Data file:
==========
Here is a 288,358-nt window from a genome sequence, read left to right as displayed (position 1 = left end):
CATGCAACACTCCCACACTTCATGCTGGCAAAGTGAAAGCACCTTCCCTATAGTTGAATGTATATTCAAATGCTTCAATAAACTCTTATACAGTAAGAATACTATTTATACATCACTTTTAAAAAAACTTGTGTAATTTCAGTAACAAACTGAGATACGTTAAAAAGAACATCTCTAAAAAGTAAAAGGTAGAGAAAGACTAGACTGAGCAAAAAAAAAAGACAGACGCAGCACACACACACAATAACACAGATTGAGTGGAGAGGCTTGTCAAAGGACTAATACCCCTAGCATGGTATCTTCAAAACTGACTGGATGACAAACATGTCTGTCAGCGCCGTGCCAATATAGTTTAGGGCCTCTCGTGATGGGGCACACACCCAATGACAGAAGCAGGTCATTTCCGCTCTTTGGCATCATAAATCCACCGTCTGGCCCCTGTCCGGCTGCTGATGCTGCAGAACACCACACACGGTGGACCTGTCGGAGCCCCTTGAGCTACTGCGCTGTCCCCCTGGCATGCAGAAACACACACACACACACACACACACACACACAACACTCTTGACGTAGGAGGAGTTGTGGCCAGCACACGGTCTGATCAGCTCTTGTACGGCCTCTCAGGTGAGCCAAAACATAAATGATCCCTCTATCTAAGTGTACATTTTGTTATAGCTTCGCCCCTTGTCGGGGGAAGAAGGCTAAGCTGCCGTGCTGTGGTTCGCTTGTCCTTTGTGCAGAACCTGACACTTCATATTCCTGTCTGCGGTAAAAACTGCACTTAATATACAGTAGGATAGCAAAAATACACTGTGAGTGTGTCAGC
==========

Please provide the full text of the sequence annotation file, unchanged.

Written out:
Here is a 288,358-nt window from a genome sequence, read left to right as displayed (position 1 = left end):
CATGCAACACTCCCACACTTCATGCTGGCAAAGTGAAAGCACCTTCCCTATAGTTGAATGTATATTCAAATGCTTCAATAAACTCTTATACAGTAAGAATACTATTTATACATCACTTTTAAAAAAACTTGTGTAATTTCAGTAACAAACTGAGATACGTTAAAAAGAACATCTCTAAAAAGTAAAAGGTAGAGAAAGACTAGACTGAGCAAAAAAAAAAGACAGACGCAGCACACACACACAATAACACAGATTGAGTGGAGAGGCTTGTCAAAGGACTAATACCCCTAGCATGGTATCTTCAAAACTGACTGGATGACAAACATGTCTGTCAGCGCCGTGCCAATATAGTTTAGGGCCTCTCGTGATGGGGCACACACCCAATGACAGAAGCAGGTCATTTCCGCTCTTTGGCATCATAAATCCACCGTCTGGCCCCTGTCCGGCTGCTGATGCTGCAGAACACCACACACGGTGGACCTGTCGGAGCCCCTTGAGCTACTGCGCTGTCCCCCTGGCATGCAGAAACACACACACACACACACACACACACACACAACACTCTTGACGTAGGAGGAGTTGTGGCCAGCACACGGTCTGATCAGCTCTTGTACGGCCTCTCAGGTGAGCCAAAACATAAATGATCCCTCTATCTAAGTGTACATTTTGTTATAGCTTCGCCCCTTGTCGGGGGAAGAAGGCTAAGCTGCCGTGCTGTGGTTCGCTTGTCCTTTGTGCAGAACCTGACACTTCATATTCCTGTCTGCGGTAAAAACTGCACTTAATATACAGTAGGATAGCAAAAATACACTGTGAGTGTGTCAGC